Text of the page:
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PNA may collapse if sanctions imposed after UN bid


10:04, September 21, 2011

RAMALLAH, Sept. 20 (Xinhua) -- The Palestinians are intending soon to submit a request to the United Nations Security Council for full membership of a Palestinian state within the 1967 border lines amid a severe financial crisis due to a drop in foreign aid to the Palestinian National Authority (PNA).

However, the worse is coming, mainly after Israeli officials threatened to impose economic sanctions in response to the Palestinian UN bid, such as withholding the tax revenue dues, which represents one-third of the PNA's annual budget, in addition to tightening restrictions on the West Bank.

In parallel to the Israeli threats, the United States congressmen threatened to cut off the annual U.S. financial aid to the PNA, which is half a billion U.S. dollars, and well-informed diplomatic sources said similar sanctions might be imposed on the PNA by Arab and European countries.

Palestinian chief negotiator Saeb Erekat said in response to these threats that in case the bid for statehood is vetoed by the United States, sanctions are imposed and transfer of tax revenues are halted, "I believe Israel in this case would turn into a state of occupation of Palestine from the river to the sea."


The PNA, which has exerted tremendous efforts in coordination with professional experts over the past two years in building up various establishments of an independent state, is currently suffering from a severe financial crisis, where a deficiency in its budget hits 1 billion dollars.

Samir Abdulla, director of the MAS Center for economic researches in the West Bank, said the current financial crisis led to a clear retreat in the economic growth over the past three years, a fact that was proved by the World Bank.

The World Bank said in a report published this year that the lack of foreign aid may lead to the collapse of the progress the PNA achieved in building up its state establishments. The report urged Israel to relax its restrictions on the Palestinian economy for permanent reform.

Palestinian economists said the situation of the Palestinian economy is still fragile and unstable despite the success it has achieved, because the Palestinian authority's budget still depends on foreign financial aid, in addition to Israel's control imposed on the Palestinian economy.


Palestinian Minister of Labor Ahmed Majdalani told Xinhua in an interview that the current financial crisis the PNA is suffering from "is real and has negative reflection of a political crisis linked to the pressures practiced on the Palestinians for deciding to go for the UN statehood bid."

"The crisis is accumulative and dates back to several months ago. It was not a result of a disorganization in treating the financial file, but also coincided with the financial crisis of several neighboring countries," said Majdalani, warning of more difficulties after Palestinian President Mahmoud Abbas goes for the bid.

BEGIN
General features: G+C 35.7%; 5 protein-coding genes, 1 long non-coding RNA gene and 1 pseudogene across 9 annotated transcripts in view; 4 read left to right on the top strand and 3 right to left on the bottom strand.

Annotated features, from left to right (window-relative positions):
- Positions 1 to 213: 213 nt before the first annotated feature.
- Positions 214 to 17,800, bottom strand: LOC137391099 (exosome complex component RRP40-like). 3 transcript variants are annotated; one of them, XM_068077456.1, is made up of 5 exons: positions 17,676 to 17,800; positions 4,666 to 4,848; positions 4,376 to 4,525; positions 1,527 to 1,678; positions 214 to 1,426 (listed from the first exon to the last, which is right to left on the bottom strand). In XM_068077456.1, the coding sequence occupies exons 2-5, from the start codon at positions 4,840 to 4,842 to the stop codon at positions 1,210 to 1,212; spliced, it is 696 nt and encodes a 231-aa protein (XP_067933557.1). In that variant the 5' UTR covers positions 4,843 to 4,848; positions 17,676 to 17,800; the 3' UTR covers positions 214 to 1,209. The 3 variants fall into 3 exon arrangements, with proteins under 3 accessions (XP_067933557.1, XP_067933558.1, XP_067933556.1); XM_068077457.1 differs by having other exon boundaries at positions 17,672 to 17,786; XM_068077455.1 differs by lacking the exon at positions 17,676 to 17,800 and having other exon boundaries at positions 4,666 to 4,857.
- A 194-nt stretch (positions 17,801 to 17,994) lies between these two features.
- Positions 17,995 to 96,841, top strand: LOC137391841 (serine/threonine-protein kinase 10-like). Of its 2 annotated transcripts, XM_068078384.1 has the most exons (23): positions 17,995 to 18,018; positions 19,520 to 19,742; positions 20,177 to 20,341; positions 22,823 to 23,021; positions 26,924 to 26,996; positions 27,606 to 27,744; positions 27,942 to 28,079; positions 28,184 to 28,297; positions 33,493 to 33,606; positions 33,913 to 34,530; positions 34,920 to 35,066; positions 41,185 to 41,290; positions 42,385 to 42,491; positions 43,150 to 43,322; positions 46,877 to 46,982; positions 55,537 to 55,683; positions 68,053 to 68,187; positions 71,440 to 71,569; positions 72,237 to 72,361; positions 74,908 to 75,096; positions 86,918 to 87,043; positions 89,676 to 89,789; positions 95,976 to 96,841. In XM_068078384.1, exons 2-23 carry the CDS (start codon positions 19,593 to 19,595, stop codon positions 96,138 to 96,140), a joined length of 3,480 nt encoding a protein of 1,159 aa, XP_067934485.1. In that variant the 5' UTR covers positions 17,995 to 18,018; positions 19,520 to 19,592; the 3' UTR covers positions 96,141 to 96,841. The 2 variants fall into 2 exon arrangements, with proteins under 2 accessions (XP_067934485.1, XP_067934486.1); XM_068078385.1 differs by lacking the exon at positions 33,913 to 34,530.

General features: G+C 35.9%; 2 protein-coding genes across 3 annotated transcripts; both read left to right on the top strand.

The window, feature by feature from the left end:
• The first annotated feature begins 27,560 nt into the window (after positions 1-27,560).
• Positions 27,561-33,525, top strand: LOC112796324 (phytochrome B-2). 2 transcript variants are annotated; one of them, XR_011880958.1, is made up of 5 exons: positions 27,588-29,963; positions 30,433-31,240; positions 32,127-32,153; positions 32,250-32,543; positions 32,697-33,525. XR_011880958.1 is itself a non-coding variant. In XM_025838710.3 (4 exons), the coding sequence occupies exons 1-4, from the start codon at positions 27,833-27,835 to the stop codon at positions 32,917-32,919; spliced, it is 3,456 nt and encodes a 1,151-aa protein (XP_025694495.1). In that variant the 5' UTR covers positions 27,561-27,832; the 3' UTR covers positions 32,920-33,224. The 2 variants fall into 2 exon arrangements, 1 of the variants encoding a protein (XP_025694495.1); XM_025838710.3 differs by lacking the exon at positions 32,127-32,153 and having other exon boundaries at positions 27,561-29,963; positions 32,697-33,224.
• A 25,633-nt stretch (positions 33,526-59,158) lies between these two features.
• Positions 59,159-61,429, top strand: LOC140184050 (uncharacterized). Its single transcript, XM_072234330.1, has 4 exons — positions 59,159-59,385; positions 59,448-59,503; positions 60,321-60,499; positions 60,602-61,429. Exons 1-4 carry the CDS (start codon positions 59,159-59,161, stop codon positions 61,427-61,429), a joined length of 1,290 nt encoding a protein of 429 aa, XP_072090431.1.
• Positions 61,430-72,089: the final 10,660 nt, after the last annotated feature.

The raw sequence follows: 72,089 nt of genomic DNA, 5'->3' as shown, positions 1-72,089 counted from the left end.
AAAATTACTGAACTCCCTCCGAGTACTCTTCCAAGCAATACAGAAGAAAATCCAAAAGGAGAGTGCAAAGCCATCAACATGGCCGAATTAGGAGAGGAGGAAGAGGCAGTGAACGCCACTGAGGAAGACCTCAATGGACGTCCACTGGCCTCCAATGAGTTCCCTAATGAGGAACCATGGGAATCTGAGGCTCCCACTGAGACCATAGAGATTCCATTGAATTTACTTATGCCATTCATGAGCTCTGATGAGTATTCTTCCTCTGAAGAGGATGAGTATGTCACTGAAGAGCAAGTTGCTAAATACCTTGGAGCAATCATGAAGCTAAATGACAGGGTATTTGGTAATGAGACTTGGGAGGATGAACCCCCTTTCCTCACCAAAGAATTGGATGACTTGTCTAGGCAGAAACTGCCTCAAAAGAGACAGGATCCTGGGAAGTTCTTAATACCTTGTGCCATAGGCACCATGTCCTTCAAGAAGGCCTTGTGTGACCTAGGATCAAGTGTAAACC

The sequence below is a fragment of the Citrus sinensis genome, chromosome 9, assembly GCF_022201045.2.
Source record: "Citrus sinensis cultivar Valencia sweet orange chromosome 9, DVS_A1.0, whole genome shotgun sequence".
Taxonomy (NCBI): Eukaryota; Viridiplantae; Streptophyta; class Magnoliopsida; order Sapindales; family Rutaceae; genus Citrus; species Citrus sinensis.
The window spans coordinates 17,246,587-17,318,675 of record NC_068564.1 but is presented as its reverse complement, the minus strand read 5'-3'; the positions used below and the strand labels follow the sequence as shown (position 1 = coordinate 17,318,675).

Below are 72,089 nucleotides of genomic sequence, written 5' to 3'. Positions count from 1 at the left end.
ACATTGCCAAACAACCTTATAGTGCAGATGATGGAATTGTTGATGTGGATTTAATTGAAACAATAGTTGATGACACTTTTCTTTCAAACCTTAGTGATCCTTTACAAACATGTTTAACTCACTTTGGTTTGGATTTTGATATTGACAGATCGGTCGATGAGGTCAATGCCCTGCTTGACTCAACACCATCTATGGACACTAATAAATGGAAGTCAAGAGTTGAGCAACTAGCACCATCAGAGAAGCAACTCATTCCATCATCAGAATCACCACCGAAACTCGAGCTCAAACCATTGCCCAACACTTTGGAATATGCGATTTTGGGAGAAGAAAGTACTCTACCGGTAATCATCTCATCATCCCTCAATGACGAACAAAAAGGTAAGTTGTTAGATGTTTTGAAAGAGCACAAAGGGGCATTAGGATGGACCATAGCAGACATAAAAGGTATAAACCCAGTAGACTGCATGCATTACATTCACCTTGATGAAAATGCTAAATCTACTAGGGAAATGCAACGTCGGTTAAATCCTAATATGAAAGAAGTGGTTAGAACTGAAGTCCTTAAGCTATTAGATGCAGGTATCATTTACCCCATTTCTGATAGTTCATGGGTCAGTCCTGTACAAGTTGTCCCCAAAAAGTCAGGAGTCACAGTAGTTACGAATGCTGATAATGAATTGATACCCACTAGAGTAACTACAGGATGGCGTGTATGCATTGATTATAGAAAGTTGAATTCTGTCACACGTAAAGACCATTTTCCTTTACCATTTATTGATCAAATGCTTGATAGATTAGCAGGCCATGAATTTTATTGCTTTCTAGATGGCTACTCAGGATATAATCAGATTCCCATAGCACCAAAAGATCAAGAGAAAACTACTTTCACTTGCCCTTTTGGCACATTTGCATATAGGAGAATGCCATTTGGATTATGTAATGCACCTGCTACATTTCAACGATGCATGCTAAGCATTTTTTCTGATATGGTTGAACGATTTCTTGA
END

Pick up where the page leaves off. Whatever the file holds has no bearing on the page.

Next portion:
Abdulla said Abbas had faced heavy pressure preventing him from going to the UN, adding that "The West and Israel understand well that heavy economic sanctions on the PNA would lead to its collapse" and the PNA's financial suffering were obvious when it paid half of its employees' salaries.


Palestinian Minister of Economy Hassan Abu Lebda said the PNA premier Salam Fayyad has an emergency plan with tough measures. In addition to a tough spending-reduction plan, Fayyad's government managed to reduce the dependence on foreign aid over the past two years.

The PNA budget for this year has exceeded 3 billion dollars. In 2006, the PNA went through a severe shortage in its budget when foreign aid was stopped after the Islamic Hamas movement won the parliamentary elections and formed a unity government which refused to recognize Israel.

Na'el Musa, the professor in economy at al-Najah University in the West Bank city of Nablus, said in an interview with Xinhua that the Palestinian economy managed to accommodate with the hard economic situation over the past 10 years, and "now the situation is different."

"I believe that in case sanctions are imposed, the fate of the salaries of 180,000 employees will be unclear and they may not find an alternative, where 80 percent of the Palestinian budget goes to the salaries," said Musa, adding that "the PNA would face hard popular protests if salaries are cut off."

However, Palestinian Minister of Planning Samir Abdulla said Israel and the West "know well that the collapse of the PNA would mean that a status of chaos would dominate the region, and then Israel would be fully committed to the situation, a hard thing that Israel won't be able to face."


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